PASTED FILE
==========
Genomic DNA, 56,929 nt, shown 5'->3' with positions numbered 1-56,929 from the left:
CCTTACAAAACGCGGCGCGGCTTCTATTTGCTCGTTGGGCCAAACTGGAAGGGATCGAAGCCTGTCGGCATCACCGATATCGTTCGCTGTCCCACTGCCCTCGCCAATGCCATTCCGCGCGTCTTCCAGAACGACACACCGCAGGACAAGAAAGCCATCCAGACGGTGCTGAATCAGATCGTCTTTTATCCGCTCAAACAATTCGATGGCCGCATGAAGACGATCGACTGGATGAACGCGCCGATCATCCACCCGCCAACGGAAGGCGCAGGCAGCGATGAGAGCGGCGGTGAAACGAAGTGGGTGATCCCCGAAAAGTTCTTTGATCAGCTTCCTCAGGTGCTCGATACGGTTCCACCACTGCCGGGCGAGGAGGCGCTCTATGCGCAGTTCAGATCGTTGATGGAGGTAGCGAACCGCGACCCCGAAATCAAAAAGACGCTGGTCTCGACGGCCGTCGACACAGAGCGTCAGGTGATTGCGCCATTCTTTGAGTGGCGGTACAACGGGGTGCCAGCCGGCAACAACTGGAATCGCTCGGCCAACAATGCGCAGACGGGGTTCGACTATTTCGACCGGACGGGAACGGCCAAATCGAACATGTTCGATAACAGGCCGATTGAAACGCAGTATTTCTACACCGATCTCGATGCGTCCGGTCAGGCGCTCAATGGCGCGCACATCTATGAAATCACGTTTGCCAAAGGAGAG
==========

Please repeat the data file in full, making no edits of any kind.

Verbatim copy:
Genomic DNA, 56,929 nt, shown 5'->3' with positions numbered 1-56,929 from the left:
CCTTACAAAACGCGGCGCGGCTTCTATTTGCTCGTTGGGCCAAACTGGAAGGGATCGAAGCCTGTCGGCATCACCGATATCGTTCGCTGTCCCACTGCCCTCGCCAATGCCATTCCGCGCGTCTTCCAGAACGACACACCGCAGGACAAGAAAGCCATCCAGACGGTGCTGAATCAGATCGTCTTTTATCCGCTCAAACAATTCGATGGCCGCATGAAGACGATCGACTGGATGAACGCGCCGATCATCCACCCGCCAACGGAAGGCGCAGGCAGCGATGAGAGCGGCGGTGAAACGAAGTGGGTGATCCCCGAAAAGTTCTTTGATCAGCTTCCTCAGGTGCTCGATACGGTTCCACCACTGCCGGGCGAGGAGGCGCTCTATGCGCAGTTCAGATCGTTGATGGAGGTAGCGAACCGCGACCCCGAAATCAAAAAGACGCTGGTCTCGACGGCCGTCGACACAGAGCGTCAGGTGATTGCGCCATTCTTTGAGTGGCGGTACAACGGGGTGCCAGCCGGCAACAACTGGAATCGCTCGGCCAACAATGCGCAGACGGGGTTCGACTATTTCGACCGGACGGGAACGGCCAAATCGAACATGTTCGATAACAGGCCGATTGAAACGCAGTATTTCTACACCGATCTCGATGCGTCCGGTCAGGCGCTCAATGGCGCGCACATCTATGAAATCACGTTTGCCAAAGGAGAG